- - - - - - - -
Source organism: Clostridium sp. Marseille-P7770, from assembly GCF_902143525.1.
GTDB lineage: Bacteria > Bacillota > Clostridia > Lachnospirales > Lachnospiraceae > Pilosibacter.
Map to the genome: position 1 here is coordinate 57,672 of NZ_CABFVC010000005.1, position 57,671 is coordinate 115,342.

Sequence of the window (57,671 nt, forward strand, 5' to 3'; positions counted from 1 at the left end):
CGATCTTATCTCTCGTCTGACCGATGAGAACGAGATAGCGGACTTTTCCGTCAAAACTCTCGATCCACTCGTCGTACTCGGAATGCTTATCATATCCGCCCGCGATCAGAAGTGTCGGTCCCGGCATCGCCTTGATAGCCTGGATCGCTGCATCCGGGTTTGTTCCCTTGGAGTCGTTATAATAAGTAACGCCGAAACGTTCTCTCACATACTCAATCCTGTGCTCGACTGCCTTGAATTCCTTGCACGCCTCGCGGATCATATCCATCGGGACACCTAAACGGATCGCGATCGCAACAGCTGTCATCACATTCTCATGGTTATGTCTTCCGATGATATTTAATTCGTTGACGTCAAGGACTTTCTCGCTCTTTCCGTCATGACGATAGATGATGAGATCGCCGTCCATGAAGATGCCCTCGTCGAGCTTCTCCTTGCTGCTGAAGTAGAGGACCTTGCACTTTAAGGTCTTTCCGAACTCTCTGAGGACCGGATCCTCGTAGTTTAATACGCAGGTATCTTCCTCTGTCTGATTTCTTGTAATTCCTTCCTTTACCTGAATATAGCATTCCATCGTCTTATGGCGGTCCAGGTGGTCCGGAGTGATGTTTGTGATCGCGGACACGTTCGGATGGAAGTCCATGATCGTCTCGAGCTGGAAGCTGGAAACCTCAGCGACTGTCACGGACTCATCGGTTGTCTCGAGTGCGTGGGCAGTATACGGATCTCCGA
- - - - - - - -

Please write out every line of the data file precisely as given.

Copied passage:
Source organism: Clostridium sp. Marseille-P7770, from assembly GCF_902143525.1.
GTDB lineage: Bacteria > Bacillota > Clostridia > Lachnospirales > Lachnospiraceae > Pilosibacter.
Map to the genome: position 1 here is coordinate 57,672 of NZ_CABFVC010000005.1, position 57,671 is coordinate 115,342.

Sequence of the window (57,671 nt, forward strand, 5' to 3'; positions counted from 1 at the left end):
CGATCTTATCTCTCGTCTGACCGATGAGAACGAGATAGCGGACTTTTCCGTCAAAACTCTCGATCCACTCGTCGTACTCGGAATGCTTATCATATCCGCCCGCGATCAGAAGTGTCGGTCCCGGCATCGCCTTGATAGCCTGGATCGCTGCATCCGGGTTTGTTCCCTTGGAGTCGTTATAATAAGTAACGCCGAAACGTTCTCTCACATACTCAATCCTGTGCTCGACTGCCTTGAATTCCTTGCACGCCTCGCGGATCATATCCATCGGGACACCTAAACGGATCGCGATCGCAACAGCTGTCATCACATTCTCATGGTTATGTCTTCCGATGATATTTAATTCGTTGACGTCAAGGACTTTCTCGCTCTTTCCGTCATGACGATAGATGATGAGATCGCCGTCCATGAAGATGCCCTCGTCGAGCTTCTCCTTGCTGCTGAAGTAGAGGACCTTGCACTTTAAGGTCTTTCCGAACTCTCTGAGGACCGGATCCTCGTAGTTTAATACGCAGGTATCTTCCTCTGTCTGATTTCTTGTAATTCCTTCCTTTACCTGAATATAGCATTCCATCGTCTTATGGCGGTCCAGGTGGTCCGGAGTGATGTTTGTGATCGCGGACACGTTCGGATGGAAGTCCATGATCGTCTCGAGCTGGAAGCTGGAAACCTCAGCGACTGTCACGGACTCATCGGTTGTCTCGAGTGCGTGGGCAGTATACGGATCTCCGA